Skilled worker - criteria

The new points-based system is designed to ensure that all applicants, both EU and non-EU citizens, are treated equally post-Brexit. 

This system is designed to provide effective, flexible arrangements for skilled workers to come to the UK through an employer-led system.

All applicants will need 70 points to be eligible for the skilled worker route. The applicant must prove that they have a job offer from an approved sponsor, that the job offer is at the required skill level, and that they speak English.

This makes up 50 points of the required 70 points needed to be successful. 

The applicant can acquire a further 20 points by meeting the relevant additional requirements.  Find out more on the UK Government's policy statement about the points-based system.

A total of 70 points is required to be eligible to apply - see the table below. It is worth noting that some characteristics are tradeable.

Characteristics

Tradeable

Points

Job offer by an approved sponsor

No

20

Job at appropriate skill level

No

20

Speaks English at required level

No

10

Salary of £20,480 (min) – £23,039

Yes

0

Salary of £23,040 – £25,599

Yes

10

Salary of £25,600 or above

Yes

20

Job in a shortage occupation as designated by the MAC.

Yes

20

Education qualification: PhD in subject relevant to the job

Yes

10

Education qualification: PhD in a STEM subject relevant to the job

Yes

20

Fees

Foreign nationals entering the UK for the purpose of work or study will need to obtain a visa for which they are expected to pay a fee.  The Home Office levies the Immigration Skills Surcharge and the Immigration Health Surcharge on employers.  There are exemptions  which such as some short-term business visitors and short-term students. 

For employers sponsoring skilled migrants, the process will be streamlined to reduce the time it takes to bring a migrant into the UK by up to eight weeks.

Visit the UK Government site for the proposed visa process and other details. 

The four types of Visitor Visas

There are four types of visitor visa routes which depend on the purpose of your visit.

  

Standard Visitor visa

  • The maximum length of stay is 6 months.
    • Or up to 11 months for private medical treatment.
    • potentially up to 12 months for an academic visitor.
  • Genuine intention to visit such as:
    • for tourism, like taking a holiday or visiting family and friends.
    • for certain business activities, e.g., attending a meeting.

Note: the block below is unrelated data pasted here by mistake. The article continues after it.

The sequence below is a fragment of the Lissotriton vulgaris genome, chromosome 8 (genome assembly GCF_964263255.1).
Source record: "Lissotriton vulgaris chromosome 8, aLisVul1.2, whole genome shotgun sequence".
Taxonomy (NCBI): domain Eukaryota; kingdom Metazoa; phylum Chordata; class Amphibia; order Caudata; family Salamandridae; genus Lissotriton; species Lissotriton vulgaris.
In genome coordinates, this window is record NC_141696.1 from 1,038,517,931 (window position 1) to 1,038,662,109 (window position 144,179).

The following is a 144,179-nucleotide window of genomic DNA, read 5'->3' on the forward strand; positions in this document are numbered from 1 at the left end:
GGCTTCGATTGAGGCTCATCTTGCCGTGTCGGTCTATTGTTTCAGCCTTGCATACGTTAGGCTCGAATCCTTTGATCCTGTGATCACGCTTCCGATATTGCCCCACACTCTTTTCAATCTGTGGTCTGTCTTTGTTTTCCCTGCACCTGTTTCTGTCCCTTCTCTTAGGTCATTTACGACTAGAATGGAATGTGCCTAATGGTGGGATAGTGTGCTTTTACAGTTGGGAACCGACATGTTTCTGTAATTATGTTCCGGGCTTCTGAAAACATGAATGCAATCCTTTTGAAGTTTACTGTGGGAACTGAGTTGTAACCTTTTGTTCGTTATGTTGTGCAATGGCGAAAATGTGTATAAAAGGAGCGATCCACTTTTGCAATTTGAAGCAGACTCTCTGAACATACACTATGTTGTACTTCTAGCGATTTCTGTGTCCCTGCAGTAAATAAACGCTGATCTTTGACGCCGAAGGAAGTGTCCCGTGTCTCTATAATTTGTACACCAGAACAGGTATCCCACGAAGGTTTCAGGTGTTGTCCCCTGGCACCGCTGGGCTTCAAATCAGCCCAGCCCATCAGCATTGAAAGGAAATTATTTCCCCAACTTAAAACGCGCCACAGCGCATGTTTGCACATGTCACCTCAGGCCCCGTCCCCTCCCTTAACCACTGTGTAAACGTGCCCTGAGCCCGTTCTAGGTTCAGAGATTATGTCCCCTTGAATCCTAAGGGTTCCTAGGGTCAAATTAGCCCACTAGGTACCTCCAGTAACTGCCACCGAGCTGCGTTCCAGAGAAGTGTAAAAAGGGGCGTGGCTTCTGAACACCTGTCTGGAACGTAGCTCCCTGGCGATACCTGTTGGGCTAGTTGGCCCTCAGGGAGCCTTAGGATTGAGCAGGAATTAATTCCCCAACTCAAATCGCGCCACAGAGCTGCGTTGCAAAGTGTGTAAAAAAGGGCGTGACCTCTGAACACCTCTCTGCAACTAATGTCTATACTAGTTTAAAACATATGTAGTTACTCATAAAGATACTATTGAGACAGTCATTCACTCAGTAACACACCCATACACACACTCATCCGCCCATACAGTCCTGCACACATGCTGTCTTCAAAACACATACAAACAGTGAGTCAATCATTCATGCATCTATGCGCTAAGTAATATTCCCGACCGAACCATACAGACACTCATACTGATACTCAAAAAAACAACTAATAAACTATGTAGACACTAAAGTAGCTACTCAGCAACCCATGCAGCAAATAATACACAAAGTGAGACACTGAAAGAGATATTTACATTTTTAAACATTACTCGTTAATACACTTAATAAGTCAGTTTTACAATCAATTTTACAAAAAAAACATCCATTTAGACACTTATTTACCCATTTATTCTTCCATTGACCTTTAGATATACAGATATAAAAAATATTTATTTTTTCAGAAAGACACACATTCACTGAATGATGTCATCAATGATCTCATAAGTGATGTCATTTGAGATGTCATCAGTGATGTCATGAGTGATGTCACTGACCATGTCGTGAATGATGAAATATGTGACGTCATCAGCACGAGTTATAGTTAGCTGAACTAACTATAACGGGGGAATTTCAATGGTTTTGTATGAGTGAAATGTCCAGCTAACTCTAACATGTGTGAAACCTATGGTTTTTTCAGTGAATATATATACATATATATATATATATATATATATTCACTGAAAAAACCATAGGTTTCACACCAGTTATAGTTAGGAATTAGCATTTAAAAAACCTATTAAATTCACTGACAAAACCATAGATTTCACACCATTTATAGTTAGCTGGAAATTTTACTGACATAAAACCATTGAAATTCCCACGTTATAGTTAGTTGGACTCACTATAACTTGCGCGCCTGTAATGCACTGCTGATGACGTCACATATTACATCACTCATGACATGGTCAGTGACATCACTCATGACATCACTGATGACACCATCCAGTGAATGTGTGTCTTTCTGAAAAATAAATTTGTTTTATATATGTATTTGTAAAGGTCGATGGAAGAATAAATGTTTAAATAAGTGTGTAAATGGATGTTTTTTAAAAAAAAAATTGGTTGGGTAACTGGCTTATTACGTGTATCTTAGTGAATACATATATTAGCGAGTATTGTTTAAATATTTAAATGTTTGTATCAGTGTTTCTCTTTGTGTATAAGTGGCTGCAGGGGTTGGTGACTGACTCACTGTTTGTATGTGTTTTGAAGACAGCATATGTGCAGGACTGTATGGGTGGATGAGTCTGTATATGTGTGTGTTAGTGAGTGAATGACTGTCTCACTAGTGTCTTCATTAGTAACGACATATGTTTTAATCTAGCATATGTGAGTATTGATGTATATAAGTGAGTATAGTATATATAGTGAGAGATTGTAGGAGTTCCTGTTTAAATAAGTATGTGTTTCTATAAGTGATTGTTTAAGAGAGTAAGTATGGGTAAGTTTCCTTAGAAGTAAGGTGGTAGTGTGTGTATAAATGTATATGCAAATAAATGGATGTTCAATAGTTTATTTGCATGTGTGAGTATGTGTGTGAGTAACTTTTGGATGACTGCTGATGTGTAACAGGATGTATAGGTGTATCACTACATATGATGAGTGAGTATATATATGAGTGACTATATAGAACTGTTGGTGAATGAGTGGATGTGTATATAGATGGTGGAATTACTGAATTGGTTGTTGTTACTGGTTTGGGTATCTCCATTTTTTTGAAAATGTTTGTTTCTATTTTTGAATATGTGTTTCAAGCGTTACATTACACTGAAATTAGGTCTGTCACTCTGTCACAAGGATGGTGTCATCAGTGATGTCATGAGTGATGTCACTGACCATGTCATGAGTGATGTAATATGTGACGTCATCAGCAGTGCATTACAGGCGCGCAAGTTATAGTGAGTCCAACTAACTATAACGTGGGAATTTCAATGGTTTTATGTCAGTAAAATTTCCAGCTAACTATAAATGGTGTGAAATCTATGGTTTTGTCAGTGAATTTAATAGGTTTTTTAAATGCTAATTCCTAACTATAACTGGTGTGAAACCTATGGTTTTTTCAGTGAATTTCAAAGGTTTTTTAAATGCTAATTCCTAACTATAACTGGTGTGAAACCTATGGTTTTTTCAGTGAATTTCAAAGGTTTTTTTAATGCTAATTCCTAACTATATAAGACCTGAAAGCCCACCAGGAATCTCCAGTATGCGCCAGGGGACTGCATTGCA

• taking a short course of study.
    • taking part in research or an exchange programme as an academic.
    • for medical reasons, for example to receive private medical treatment.
  • Prohibited activities:
    • to perform paid or unpaid work for a UK organisation or business, or work as a self-employed person.
    • to live in the UK for long periods of time through frequent visits.
    • to claim public funds (known as benefits).
    • to do a course of study that lasts longer than 6 months.
    • to marry or register a civil partnership, or give notice of marriage or civil partnership. You’ll need a Marriage Visitor visa instead.
  • Permitted Activities – general
  • Please go to the UK Gov website to check your eligibility.

Marriage/civil partnership visit

You will not need a Marriage Visitor visa if you come to the UK on or before 30 June 2021.

From 1 July 2021 you’ll need to apply for a visa, unless one of the following applies:

    • you have settled or pre-settled status under the EU Settlement Scheme.
    • you have applied to the EU Settlement Scheme, and you have not got a decision yet.
    • you’re an Irish citizen.
  • You can come to the UK to:
    • marry or enter into a civil partnership in the UK within 6 months of your arrival - you must use a venue licensed for this purpose.
    • pass through the UK in transit on your way to another country.

Permitted Paid Engagements (PPE) visit

You may be able to visit the UK for a paid engagement if you’ve been invited as an expert in your profession. You can stay in the UK for up to 1 month.

  • You can apply for a Permitted Paid Engagement visa if you:
    • are invited by a UK-based organisation or client.
    • come to the UK to do specific paid work without having to be sponsored under the points-based visa system.
    • meet the other the other eligibility requirements.
  • You may not have to apply for a visa. What you need to do depends on your nationality.

Transit visit

You might need a Visitor in Transit visa if you’re:

    • changing flights in the UK on your way to another country.
    • going through UK border control, for example to check in your luggage for a connecting flight.
    • leaving the UK within 48 hours.
    • not working or studying while in the UK.

 

Long-term Visitor Visas

If you need to visit the UK regularly, you can apply for a long-term Standard Visitor visa. This can last for 2, 5 or 10 years if you need to visit the UK regularly over a long period. You can stay for a maximum of 6 months on each visit.

You’ll need to meet the requirements of the route you are applying for, and pay the UK application fee.

Guidance can be found on the UK Government page about advice for UK visa applicants and temporary UK residents.

English language tests are available in most countries, but may be suspended in some countries due to coronavirus restrictions.